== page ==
First-year master's student Paul Saulnier didn't know that his year-long group project, an emotionally-influenced Roomba, would be so popular when he first presented it at a conference in San Diego a month ago.
"We presented the poster and there were lots of posters there, so it didn't get above-average attention," said Saulnier. "It was after when it got kind of crazy. MIT's information review picked it up and the ball started rolling from there. It just goes to show you how much one outlet can have a huge effect."
Roombas are small wireless vacuums that can clean on their own. Saulnier demonstrated how his Roomba detects the wearer's emotions by donning a Neural Impulse Actuator, a headband device usually used to play video games. The headband detects facial tension, which allows the robot to "know" when the person is stressed.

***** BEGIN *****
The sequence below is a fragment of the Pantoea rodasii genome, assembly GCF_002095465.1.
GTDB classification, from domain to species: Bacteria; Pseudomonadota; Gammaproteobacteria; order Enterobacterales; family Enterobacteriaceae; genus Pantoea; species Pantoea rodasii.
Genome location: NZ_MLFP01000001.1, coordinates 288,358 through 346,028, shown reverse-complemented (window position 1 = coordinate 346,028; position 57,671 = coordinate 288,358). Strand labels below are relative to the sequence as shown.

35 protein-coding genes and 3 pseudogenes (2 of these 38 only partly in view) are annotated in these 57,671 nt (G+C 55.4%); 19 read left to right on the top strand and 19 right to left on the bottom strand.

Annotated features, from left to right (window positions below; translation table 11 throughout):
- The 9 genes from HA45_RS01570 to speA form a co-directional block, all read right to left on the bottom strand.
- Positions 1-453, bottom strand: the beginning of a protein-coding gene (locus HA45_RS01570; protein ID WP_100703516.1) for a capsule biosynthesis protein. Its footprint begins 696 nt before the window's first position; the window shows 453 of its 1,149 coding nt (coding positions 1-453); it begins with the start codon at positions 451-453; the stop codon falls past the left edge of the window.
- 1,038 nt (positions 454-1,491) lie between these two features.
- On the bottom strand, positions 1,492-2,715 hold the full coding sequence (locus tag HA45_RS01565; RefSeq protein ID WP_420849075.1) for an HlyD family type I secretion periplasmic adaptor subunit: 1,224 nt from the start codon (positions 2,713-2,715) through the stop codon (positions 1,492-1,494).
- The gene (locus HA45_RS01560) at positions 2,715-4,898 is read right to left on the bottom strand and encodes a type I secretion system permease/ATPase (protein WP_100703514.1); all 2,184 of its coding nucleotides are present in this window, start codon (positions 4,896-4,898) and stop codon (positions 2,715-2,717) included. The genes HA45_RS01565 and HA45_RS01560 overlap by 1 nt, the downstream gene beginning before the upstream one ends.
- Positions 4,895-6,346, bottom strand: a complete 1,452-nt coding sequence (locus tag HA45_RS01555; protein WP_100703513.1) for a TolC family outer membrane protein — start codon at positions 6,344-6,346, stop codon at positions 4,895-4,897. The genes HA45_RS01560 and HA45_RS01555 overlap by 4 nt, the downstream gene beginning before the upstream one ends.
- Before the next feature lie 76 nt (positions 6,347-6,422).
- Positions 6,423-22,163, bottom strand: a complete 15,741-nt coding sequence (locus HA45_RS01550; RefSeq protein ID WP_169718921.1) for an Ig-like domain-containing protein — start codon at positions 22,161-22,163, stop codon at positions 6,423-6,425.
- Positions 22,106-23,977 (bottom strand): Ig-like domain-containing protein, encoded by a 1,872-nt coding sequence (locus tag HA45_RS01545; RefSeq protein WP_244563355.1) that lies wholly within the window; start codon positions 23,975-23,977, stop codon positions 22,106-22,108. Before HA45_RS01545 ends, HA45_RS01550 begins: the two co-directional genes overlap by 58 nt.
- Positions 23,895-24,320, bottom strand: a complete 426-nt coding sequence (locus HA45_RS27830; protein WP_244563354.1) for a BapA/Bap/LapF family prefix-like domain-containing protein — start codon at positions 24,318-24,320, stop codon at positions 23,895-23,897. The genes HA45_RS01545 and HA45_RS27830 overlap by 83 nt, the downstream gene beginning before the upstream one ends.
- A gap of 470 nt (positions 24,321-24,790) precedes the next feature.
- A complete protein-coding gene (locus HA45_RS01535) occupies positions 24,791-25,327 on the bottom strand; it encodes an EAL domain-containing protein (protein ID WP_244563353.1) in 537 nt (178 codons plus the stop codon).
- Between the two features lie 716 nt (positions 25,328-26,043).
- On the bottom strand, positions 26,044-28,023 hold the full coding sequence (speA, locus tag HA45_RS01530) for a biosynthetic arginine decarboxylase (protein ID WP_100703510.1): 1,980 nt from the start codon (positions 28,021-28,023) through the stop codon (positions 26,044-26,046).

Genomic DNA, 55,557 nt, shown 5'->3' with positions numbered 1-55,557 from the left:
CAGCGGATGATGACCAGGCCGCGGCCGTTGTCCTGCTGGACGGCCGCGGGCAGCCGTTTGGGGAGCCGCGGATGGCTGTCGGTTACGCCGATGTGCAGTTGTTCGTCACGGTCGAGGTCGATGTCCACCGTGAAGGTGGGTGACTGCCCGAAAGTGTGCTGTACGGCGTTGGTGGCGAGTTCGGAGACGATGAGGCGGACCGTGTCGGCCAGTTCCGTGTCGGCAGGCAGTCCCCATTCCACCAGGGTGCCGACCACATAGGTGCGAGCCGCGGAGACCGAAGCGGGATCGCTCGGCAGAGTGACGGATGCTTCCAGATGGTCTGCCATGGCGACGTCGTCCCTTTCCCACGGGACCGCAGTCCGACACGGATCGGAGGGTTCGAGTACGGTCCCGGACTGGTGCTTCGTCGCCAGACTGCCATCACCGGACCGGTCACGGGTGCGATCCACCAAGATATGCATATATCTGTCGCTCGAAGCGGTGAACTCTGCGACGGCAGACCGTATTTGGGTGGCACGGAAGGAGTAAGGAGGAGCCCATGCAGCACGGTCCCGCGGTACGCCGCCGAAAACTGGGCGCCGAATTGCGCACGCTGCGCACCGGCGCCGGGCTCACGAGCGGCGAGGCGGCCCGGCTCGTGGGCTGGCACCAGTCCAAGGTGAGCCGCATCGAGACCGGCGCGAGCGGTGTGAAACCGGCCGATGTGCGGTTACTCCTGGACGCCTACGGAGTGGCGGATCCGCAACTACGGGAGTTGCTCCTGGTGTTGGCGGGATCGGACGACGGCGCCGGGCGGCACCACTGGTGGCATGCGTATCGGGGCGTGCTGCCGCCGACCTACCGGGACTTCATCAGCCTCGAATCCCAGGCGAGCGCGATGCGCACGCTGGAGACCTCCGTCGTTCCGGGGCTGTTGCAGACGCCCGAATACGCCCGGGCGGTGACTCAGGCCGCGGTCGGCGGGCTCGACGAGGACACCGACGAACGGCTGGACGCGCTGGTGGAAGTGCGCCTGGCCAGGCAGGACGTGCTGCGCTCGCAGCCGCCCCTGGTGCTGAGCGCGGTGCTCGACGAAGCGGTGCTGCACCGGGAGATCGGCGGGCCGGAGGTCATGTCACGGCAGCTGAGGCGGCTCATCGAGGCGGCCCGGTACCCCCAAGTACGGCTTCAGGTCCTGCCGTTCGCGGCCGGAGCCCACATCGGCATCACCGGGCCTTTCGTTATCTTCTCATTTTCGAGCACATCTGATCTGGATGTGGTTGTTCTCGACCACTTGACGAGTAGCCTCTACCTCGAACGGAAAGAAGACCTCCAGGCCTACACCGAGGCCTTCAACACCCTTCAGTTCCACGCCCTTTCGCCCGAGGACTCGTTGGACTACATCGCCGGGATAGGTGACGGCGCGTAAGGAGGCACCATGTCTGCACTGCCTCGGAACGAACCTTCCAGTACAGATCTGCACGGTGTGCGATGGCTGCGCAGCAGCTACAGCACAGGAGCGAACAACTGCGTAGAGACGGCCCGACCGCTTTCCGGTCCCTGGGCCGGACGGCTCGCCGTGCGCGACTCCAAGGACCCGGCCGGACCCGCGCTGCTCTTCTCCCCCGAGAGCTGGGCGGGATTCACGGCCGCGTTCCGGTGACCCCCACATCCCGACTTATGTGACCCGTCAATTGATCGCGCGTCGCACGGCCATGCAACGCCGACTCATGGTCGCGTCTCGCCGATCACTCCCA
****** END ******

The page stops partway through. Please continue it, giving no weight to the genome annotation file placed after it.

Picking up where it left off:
The readings are fed through Saulnier's custom programming, complete with facial diagrams to show the differing stress levels, which then transmits wirelessly to the Roomba to skitter away from the wearer.
"The robot is going to watch you, not literally, and your emotions and move based on this," explained Saulnier. "I'm not going to commit to saying that this is the first instance of it in the world, but it's the first that we know of."
While this was a first-year project, Saulnier has decided that the buzz generated from the project is enough to start working on other emotional-control projects.
Saulnier, a soft-spoken New Brunswickan through and through, laughed at how much press the little Roomba-that-could has received in the media and on the Internet.
"A month ago, being in my New Brunswick newspaper would have been big to me," said Saulnier. "It's gotten a lot of attention. I totally didn't expect it. I thought the project was going to be dead and that was the end of it. Given the attention, we decided to explore it further."
He stressed that there are numerous future applications for the project.
"The idea here is that this isn't the be-all, end-all [of] implementations," said Saulnier. "We're looking to using better technology, applying it to proper applications and so on. The common denominator is the emotional control; the robot may change, the behaviours may change and the emotions may change -- whatever emotions that are relevant."